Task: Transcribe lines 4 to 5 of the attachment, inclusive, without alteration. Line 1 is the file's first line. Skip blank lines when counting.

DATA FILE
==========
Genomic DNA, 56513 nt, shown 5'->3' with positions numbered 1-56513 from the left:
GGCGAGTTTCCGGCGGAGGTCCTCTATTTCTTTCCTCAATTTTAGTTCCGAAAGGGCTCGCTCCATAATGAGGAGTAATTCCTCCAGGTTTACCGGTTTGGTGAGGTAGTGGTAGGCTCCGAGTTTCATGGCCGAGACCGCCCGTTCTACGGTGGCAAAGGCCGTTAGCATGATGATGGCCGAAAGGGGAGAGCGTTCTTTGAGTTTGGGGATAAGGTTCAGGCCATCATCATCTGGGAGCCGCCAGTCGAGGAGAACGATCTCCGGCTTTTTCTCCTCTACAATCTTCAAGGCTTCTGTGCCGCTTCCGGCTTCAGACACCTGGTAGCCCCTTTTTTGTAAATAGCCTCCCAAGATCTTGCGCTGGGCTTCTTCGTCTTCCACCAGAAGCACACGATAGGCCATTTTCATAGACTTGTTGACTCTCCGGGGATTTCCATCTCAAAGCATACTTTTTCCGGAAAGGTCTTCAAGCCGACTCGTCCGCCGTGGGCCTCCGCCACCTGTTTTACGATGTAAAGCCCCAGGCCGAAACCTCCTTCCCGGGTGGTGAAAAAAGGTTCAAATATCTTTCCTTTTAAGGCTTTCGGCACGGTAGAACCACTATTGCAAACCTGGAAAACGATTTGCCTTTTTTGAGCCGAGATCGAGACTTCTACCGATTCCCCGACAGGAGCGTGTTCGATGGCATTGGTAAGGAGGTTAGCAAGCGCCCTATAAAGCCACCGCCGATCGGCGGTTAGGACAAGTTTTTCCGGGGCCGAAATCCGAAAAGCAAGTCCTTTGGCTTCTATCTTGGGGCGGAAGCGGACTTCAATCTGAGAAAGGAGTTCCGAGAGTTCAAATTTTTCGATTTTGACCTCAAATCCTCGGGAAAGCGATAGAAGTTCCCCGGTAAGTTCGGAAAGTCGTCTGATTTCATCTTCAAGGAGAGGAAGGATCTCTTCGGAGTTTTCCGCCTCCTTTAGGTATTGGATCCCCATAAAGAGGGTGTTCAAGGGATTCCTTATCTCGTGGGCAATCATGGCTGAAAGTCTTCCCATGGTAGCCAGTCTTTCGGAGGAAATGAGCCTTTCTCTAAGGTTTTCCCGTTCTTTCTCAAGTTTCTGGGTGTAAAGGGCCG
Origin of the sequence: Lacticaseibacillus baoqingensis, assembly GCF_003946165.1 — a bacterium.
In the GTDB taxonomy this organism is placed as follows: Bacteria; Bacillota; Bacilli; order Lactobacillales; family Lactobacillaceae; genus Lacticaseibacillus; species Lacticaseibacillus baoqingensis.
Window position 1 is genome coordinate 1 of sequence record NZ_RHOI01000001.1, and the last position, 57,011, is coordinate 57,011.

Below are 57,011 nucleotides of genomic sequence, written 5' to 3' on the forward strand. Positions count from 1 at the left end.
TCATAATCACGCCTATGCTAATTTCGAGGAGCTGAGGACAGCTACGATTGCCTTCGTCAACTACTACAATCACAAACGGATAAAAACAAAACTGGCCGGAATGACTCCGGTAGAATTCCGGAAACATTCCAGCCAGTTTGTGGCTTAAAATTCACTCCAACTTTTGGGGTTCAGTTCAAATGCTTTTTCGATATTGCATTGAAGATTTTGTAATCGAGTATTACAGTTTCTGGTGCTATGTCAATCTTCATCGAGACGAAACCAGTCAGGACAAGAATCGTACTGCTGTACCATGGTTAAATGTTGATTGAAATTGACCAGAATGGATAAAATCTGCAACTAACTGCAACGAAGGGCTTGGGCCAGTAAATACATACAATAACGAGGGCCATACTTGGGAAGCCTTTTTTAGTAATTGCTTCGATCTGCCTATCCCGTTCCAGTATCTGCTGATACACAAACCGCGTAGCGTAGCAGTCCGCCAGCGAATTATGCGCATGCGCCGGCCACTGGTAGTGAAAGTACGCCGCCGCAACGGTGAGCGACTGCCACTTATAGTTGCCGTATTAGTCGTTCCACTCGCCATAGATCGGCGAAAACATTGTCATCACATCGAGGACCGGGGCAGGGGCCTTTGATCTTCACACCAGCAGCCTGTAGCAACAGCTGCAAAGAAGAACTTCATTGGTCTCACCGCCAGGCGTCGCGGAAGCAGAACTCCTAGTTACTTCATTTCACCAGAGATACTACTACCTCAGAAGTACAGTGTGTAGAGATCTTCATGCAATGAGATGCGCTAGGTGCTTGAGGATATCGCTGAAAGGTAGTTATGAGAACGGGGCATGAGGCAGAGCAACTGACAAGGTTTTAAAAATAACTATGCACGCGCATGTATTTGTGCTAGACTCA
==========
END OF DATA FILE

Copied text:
In the GTDB taxonomy this organism is placed as follows: Bacteria; Bacillota; Bacilli; order Lactobacillales; family Lactobacillaceae; genus Lacticaseibacillus; species Lacticaseibacillus baoqingensis.
Window position 1 is genome coordinate 1 of sequence record NZ_RHOI01000001.1, and the last position, 57,011, is coordinate 57,011.